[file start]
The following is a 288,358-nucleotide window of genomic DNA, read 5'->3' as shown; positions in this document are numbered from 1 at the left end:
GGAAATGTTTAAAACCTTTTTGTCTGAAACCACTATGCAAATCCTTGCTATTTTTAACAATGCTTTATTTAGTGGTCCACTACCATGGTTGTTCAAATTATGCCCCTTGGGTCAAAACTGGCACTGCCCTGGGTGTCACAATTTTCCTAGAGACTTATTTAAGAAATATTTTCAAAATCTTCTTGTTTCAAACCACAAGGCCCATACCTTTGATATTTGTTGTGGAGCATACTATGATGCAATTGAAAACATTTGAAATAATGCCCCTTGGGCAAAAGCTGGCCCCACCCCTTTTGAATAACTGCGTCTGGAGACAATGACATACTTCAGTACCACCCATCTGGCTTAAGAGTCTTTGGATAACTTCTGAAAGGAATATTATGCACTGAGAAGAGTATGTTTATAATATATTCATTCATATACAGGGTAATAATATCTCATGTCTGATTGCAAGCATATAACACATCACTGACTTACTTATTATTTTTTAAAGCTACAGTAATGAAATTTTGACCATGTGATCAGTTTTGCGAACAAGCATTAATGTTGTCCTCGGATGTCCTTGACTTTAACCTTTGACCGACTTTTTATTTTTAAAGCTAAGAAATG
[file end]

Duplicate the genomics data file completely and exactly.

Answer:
The following is a 288,358-nucleotide window of genomic DNA, read 5'->3' as shown; positions in this document are numbered from 1 at the left end:
GGAAATGTTTAAAACCTTTTTGTCTGAAACCACTATGCAAATCCTTGCTATTTTTAACAATGCTTTATTTAGTGGTCCACTACCATGGTTGTTCAAATTATGCCCCTTGGGTCAAAACTGGCACTGCCCTGGGTGTCACAATTTTCCTAGAGACTTATTTAAGAAATATTTTCAAAATCTTCTTGTTTCAAACCACAAGGCCCATACCTTTGATATTTGTTGTGGAGCATACTATGATGCAATTGAAAACATTTGAAATAATGCCCCTTGGGCAAAAGCTGGCCCCACCCCTTTTGAATAACTGCGTCTGGAGACAATGACATACTTCAGTACCACCCATCTGGCTTAAGAGTCTTTGGATAACTTCTGAAAGGAATATTATGCACTGAGAAGAGTATGTTTATAATATATTCATTCATATACAGGGTAATAATATCTCATGTCTGATTGCAAGCATATAACACATCACTGACTTACTTATTATTTTTTAAAGCTACAGTAATGAAATTTTGACCATGTGATCAGTTTTGCGAACAAGCATTAATGTTGTCCTCGGATGTCCTTGACTTTAACCTTTGACCGACTTTTTATTTTTAAAGCTAAGAAATG